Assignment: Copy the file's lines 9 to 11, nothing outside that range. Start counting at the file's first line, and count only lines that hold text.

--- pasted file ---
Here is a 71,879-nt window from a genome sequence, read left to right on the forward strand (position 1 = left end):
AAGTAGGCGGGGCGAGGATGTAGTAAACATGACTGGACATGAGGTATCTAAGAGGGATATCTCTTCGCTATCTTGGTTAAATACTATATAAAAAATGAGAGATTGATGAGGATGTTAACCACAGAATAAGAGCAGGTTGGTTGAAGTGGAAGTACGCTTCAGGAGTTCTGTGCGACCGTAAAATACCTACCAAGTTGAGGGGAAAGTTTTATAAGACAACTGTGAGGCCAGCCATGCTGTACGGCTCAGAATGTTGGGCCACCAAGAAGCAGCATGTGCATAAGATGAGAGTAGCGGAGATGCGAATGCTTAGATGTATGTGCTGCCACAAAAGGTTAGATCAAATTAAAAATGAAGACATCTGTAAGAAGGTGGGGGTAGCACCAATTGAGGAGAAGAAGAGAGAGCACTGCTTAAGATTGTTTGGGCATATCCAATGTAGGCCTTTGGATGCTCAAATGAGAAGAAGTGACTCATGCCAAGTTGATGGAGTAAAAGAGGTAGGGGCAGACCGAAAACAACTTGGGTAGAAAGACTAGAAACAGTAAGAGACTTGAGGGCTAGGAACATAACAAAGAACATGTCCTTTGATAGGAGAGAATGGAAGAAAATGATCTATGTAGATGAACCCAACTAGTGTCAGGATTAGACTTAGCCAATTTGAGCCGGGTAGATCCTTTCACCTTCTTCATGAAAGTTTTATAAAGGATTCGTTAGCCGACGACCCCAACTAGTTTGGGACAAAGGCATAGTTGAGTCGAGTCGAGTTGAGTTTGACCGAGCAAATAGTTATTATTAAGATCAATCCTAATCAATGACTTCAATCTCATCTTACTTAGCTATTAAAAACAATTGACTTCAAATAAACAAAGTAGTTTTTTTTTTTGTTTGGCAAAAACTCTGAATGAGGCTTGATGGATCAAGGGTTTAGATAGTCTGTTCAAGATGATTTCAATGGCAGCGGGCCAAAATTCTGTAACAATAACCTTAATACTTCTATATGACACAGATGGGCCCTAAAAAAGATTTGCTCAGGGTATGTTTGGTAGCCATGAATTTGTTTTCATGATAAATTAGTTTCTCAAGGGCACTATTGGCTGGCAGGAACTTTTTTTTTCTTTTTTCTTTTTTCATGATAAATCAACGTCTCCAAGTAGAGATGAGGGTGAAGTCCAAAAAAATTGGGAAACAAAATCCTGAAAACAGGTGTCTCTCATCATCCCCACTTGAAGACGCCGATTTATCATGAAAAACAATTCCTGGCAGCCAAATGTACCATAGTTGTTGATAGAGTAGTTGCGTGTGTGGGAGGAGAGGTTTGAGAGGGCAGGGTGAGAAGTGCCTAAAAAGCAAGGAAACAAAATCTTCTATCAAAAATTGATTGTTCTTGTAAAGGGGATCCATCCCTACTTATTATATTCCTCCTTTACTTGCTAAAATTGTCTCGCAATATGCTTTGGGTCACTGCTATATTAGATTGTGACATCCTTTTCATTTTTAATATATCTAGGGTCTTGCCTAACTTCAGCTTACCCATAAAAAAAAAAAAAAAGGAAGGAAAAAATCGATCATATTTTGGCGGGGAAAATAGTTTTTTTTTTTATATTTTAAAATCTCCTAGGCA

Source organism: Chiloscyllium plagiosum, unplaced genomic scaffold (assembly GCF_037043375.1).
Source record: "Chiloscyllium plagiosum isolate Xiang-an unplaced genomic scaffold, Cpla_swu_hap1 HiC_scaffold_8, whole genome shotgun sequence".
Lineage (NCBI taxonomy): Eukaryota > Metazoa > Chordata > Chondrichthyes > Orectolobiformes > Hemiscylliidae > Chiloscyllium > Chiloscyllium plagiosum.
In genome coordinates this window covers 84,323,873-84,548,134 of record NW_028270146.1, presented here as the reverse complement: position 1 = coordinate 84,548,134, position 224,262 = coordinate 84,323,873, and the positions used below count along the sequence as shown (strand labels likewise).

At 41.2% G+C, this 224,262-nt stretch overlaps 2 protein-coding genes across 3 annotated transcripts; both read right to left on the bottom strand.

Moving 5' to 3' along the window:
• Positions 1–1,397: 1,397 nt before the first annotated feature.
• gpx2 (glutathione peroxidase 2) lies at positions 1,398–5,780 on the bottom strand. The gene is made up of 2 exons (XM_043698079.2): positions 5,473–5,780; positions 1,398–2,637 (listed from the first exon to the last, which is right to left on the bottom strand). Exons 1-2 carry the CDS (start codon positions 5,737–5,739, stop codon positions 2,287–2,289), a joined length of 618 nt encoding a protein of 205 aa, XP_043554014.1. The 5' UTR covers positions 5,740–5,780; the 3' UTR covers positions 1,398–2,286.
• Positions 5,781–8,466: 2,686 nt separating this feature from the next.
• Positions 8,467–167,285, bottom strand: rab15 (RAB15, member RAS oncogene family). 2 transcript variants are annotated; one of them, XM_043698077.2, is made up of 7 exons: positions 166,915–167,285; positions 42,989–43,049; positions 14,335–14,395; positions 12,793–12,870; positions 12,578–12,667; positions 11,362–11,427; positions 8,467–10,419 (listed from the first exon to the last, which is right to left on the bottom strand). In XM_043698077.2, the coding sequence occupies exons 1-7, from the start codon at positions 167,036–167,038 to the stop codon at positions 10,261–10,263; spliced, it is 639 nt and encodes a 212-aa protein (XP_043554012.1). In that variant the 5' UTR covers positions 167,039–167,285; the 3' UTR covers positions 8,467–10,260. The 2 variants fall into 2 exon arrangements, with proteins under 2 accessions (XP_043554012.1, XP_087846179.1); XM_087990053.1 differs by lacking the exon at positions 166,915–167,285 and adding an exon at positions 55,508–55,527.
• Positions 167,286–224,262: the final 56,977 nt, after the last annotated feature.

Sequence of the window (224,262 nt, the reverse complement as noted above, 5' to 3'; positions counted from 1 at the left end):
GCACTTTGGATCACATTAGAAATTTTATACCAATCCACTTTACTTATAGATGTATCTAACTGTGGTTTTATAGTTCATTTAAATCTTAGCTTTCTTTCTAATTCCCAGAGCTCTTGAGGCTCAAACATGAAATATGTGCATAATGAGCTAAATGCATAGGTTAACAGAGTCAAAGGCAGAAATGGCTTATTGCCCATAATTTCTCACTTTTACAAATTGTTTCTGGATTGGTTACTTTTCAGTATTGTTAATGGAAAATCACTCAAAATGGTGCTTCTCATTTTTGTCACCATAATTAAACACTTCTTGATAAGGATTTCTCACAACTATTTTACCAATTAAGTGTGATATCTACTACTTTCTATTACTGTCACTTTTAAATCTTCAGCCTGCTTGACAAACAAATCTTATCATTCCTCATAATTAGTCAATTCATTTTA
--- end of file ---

• Positions 1–1,397: 1,397 nt before the first annotated feature.
• gpx2 (glutathione peroxidase 2) lies at positions 1,398–5,780 on the bottom strand. The gene is made up of 2 exons (XM_043698079.2): positions 5,473–5,780; positions 1,398–2,637 (listed from the first exon to the last, which is right to left on the bottom strand). Exons 1-2 carry the CDS (start codon positions 5,737–5,739, stop codon positions 2,287–2,289), a joined length of 618 nt encoding a protein of 205 aa, XP_043554014.1. The 5' UTR covers positions 5,740–5,780; the 3' UTR covers positions 1,398–2,286.
• Positions 5,781–8,466: 2,686 nt separating this feature from the next.